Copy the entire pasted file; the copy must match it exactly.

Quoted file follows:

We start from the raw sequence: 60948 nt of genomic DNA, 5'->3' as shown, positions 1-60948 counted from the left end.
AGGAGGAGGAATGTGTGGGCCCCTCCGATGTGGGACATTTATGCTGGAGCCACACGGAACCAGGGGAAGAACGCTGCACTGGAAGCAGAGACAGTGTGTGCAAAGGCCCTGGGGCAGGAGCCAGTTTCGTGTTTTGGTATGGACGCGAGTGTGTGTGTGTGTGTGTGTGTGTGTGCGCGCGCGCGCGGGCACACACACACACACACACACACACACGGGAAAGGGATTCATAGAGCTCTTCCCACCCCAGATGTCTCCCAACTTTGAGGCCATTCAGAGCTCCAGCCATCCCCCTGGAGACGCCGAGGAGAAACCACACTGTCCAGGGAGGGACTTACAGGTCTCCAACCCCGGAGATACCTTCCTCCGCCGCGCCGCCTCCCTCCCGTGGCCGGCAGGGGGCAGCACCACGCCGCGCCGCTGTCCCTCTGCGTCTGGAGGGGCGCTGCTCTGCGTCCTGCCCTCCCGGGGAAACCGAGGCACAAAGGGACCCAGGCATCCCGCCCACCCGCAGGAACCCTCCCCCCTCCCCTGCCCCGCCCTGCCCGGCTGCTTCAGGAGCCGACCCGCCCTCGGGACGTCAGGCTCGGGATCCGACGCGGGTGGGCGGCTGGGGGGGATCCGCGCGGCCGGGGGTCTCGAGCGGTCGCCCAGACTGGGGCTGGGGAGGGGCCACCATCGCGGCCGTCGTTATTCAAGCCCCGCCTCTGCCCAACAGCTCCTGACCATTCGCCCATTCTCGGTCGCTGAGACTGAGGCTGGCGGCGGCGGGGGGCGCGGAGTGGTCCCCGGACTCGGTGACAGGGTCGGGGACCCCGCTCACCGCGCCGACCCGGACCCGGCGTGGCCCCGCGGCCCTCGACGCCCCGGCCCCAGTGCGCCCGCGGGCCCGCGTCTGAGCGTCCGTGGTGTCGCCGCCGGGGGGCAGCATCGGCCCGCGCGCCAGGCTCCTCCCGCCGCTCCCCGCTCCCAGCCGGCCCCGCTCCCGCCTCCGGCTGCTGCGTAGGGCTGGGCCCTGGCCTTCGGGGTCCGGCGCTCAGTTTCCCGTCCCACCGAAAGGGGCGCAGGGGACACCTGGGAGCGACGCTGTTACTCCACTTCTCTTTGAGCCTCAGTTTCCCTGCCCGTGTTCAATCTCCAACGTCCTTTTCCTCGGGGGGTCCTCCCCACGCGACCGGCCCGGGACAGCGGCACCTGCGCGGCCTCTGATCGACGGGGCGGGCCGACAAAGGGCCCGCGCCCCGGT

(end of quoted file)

We start from the raw sequence: 60948 nt of genomic DNA, 5'->3' as shown, positions 1-60948 counted from the left end.
AGGAGGAGGAATGTGTGGGCCCCTCCGATGTGGGACATTTATGCTGGAGCCACACGGAACCAGGGGAAGAACGCTGCACTGGAAGCAGAGACAGTGTGTGCAAAGGCCCTGGGGCAGGAGCCAGTTTCGTGTTTTGGTATGGACGCGAGTGTGTGTGTGTGTGTGTGTGTGTGTGCGCGCGCGCGCGGGCACACACACACACACACACACACACACGGGAAAGGGATTCATAGAGCTCTTCCCACCCCAGATGTCTCCCAACTTTGAGGCCATTCAGAGCTCCAGCCATCCCCCTGGAGACGCCGAGGAGAAACCACACTGTCCAGGGAGGGACTTACAGGTCTCCAACCCCGGAGATACCTTCCTCCGCCGCGCCGCCTCCCTCCCGTGGCCGGCAGGGGGCAGCACCACGCCGCGCCGCTGTCCCTCTGCGTCTGGAGGGGCGCTGCTCTGCGTCCTGCCCTCCCGGGGAAACCGAGGCACAAAGGGACCCAGGCATCCCGCCCACCCGCAGGAACCCTCCCCCCTCCCCTGCCCCGCCCTGCCCGGCTGCTTCAGGAGCCGACCCGCCCTCGGGACGTCAGGCTCGGGATCCGACGCGGGTGGGCGGCTGGGGGGGATCCGCGCGGCCGGGGGTCTCGAGCGGTCGCCCAGACTGGGGCTGGGGAGGGGCCACCATCGCGGCCGTCGTTATTCAAGCCCCGCCTCTGCCCAACAGCTCCTGACCATTCGCCCATTCTCGGTCGCTGAGACTGAGGCTGGCGGCGGCGGGGGGCGCGGAGTGGTCCCCGGACTCGGTGACAGGGTCGGGGACCCCGCTCACCGCGCCGACCCGGACCCGGCGTGGCCCCGCGGCCCTCGACGCCCCGGCCCCAGTGCGCCCGCGGGCCCGCGTCTGAGCGTCCGTGGTGTCGCCGCCGGGGGGCAGCATCGGCCCGCGCGCCAGGCTCCTCCCGCCGCTCCCCGCTCCCAGCCGGCCCCGCTCCCGCCTCCGGCTGCTGCGTAGGGCTGGGCCCTGGCCTTCGGGGTCCGGCGCTCAGTTTCCCGTCCCACCGAAAGGGGCGCAGGGGACACCTGGGAGCGACGCTGTTACTCCACTTCTCTTTGAGCCTCAGTTTCCCTGCCCGTGTTCAATCTCCAACGTCCTTTTCCTCGGGGGGTCCTCCCCACGCGACCGGCCCGGGACAGCGGCACCTGCGCGGCCTCTGATCGACGGGGCGGGCCGACAAAGGGCCCGCGCCCCGGT